Making change happen in Mozambique

Maria Juam - Mozambique.jpg

Maria Juam is the president of her local Social Accountability Monitoring Committee in Metangula town, Mozambique. A socially-minded pillar of the community, Maria is a vocal catalyser of change within it.

Metulangala sits within Niassa province on the banks of Lake Malawi. Before 2012, the town and the 12 other villages within the committee’s reach, bore little resemblance to the community Maria and her neighbours now enjoy.

There was limited and inconsistent access to water and none of the villages had access to electricity. On top of this, there was no ambulance, no cooling system in the mortuary and pavements were inadequate or non-existent; these services had all been promised by local government but not delivered.

Maria’s interest in the social and economic rights of citizens drew her to become one of the first members of United Purpose’s Social Accountability Monitoring Committee, set up in 2012. Along with the other 36 committee members – three representatives from each of the 12 neighbouring villages – Maria attended training on Social Accountability principles and tools. The training also focused on disability and gender inclusion, and the committee boasts 13 female members.

  Maria (4th from right) with some members of the Metangula SAMCom on the shoreline of Lake Malawi.

Maria (4th from right) with some members of the Metangula SAMCom on the shoreline of Lake Malawi.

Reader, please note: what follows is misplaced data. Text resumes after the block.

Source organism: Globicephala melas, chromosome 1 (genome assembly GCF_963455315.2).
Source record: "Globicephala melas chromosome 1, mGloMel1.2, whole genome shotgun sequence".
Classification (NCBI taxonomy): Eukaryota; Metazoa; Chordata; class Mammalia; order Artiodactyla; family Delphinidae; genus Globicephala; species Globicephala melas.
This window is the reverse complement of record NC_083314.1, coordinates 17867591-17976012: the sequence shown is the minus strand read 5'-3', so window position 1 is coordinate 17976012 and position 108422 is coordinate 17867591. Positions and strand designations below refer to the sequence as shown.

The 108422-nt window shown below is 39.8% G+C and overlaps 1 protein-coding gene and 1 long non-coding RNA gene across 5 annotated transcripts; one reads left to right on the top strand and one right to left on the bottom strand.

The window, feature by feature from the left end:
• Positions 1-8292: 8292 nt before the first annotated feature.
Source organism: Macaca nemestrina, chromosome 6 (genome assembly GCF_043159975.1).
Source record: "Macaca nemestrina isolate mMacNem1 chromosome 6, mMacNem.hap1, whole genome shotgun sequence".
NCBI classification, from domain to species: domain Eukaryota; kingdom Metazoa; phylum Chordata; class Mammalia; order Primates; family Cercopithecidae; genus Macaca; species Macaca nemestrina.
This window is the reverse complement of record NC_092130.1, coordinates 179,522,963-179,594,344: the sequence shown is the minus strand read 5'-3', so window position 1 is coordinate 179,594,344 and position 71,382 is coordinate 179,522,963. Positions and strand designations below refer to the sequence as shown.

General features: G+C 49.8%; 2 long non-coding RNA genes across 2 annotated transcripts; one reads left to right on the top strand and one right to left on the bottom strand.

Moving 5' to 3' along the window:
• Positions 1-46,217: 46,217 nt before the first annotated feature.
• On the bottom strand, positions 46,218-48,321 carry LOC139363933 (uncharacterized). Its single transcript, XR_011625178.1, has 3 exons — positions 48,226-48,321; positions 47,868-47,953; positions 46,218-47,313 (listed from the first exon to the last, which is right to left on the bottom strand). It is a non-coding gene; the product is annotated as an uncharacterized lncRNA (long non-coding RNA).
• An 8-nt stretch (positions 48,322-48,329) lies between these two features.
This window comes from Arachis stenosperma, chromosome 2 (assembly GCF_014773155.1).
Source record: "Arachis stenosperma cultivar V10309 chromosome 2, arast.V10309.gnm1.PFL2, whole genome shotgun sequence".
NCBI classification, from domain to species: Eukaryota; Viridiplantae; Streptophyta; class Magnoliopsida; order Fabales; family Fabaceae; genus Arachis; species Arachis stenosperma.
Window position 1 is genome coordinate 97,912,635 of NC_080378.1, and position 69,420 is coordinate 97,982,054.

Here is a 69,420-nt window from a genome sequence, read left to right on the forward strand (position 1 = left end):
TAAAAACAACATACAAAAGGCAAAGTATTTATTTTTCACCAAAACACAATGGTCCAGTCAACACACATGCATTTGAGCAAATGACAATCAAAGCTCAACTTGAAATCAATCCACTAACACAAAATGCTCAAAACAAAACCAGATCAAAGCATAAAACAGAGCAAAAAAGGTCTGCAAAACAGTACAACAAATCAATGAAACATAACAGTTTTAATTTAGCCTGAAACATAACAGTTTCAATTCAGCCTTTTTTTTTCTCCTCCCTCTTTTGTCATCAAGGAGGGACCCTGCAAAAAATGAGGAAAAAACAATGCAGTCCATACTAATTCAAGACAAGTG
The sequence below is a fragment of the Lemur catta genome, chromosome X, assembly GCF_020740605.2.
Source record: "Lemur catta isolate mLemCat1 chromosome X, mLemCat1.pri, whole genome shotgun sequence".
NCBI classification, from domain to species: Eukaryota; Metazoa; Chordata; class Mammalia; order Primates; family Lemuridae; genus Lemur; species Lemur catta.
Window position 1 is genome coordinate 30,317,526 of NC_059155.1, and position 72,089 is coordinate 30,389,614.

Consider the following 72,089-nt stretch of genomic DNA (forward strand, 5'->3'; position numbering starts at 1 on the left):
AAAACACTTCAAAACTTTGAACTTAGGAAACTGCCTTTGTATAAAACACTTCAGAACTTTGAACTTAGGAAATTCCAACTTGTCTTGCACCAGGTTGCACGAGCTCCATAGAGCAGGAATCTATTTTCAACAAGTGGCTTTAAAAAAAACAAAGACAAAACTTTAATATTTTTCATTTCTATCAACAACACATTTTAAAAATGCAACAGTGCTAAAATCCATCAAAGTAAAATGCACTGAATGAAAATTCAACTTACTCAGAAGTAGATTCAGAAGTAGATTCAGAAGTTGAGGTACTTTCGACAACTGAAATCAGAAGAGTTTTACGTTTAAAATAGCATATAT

“The biggest change for me, personally, has been the opportunity to be involved in making change happen”. - Maria

Since the committee began their social accountability work, the members are now living in what feels like an entirely new area. 11 of the villages have full access to electricity, with the final village currently installing the infrastructure. They now have sufficient water access, pavements, an ambulance and the mortuary cooling system they had requested. In Metulangala, rubbish collections now happen much more frequently.

Maria stresses that her work is not just about demanding services from local government but also about a two-way relationship with citizens, and the committee are always finding innovative ways to strengthen this relationship. A walk around the local market might find you toe-tapping to the encouraging notes from the local radio on the importance on paying your taxes – sampled directly from a music album produced by the committee.

Out of all the remarkable changes she has overseen over the last few years, Maria tells us: “the biggest change for me, personally, has been the opportunity to be involved in making change happen”.